As I said in my recent review of the CD by Dead Man’s Bones, this is one peculiar project. And so it was in concert, too. Dead Man’s Bones came to Schubas Wednesday night (Oct. 21) for two sold-out shows. I think it’s a fair assumption that a high percentage of the crowd turned out because the band includes film actor Ryan Gosling. And need I say that a high percentage of the crowd was female? Gosling could have doing just about anything on the stage, and a good number of these fans probably would have shown up anyway. But, given the way the crowd responded to the songs, it was also clear that these fans have been listened to the Dead Man’s Bones album, which sounds a bit like Daniel Johnston teaming up with a school choir to do a musical about haunted houses. (The vocals are on key more often than Johnston’s, however.)
The songs sounded much the same in the concert, with a chorus of children in white sheets and pale ghost makeup crowding onto the stage and singing many of the choruses, to the delight of the audience. One of the girls in the chorus took part into a miniature drama, involving her falling dead and then singing from behind a backlit sheet. The whole spectacle was campy and quirky to the extreme. Even the opening act, if you can call it that, was an exercise in ironic amateurism: a talent show that included an artist drawing a picture then singing, a belly dancer, and a magician.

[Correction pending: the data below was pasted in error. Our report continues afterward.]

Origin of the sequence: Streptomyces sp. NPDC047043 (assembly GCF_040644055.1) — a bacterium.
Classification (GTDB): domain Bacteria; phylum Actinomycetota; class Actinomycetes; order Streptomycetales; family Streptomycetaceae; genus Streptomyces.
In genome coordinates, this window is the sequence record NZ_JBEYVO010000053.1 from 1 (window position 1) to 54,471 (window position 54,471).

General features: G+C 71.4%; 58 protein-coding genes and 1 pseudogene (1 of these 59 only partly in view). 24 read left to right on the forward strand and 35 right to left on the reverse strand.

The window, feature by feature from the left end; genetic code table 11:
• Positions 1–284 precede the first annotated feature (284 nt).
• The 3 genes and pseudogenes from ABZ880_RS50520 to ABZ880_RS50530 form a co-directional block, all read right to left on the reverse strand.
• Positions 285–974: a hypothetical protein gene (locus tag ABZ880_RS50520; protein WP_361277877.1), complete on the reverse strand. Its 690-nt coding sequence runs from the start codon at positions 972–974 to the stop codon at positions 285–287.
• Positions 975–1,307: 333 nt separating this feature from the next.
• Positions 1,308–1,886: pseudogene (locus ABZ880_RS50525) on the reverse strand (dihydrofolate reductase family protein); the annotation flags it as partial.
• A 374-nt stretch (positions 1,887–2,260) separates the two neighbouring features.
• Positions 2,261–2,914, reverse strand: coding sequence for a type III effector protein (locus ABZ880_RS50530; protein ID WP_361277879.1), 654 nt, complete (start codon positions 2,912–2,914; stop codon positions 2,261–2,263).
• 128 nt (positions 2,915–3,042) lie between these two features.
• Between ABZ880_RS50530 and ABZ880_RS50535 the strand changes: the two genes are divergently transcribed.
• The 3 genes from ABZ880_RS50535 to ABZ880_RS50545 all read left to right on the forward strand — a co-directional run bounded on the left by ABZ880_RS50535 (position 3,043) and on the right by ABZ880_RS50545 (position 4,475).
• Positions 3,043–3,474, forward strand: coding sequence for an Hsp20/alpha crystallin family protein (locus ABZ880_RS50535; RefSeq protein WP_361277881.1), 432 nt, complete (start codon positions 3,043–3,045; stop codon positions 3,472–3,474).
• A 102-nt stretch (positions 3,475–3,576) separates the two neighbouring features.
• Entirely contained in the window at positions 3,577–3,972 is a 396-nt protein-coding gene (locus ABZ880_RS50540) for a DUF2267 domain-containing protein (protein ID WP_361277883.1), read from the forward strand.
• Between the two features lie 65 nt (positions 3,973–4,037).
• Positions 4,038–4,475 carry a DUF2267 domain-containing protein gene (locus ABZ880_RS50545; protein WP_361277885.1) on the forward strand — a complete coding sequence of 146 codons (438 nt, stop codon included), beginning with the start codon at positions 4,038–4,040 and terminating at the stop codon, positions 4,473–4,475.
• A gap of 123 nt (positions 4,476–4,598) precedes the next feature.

I expect some people would find the whole Dead Man’s Bones show a bit precious, but I enjoyed it from beginning to end, and unlike many of the folks in attendance, I wasn’t even there to moon over Mr. Gosling. (Don’t forget that he has other collaborators in this band, including another singer-songwriter, Zach Shields.) The celebratory show had some of the zany sense of humor and the “let’s try something weird” attitude that animated the Flaming Lips at their best. It was certainly a very memorable night.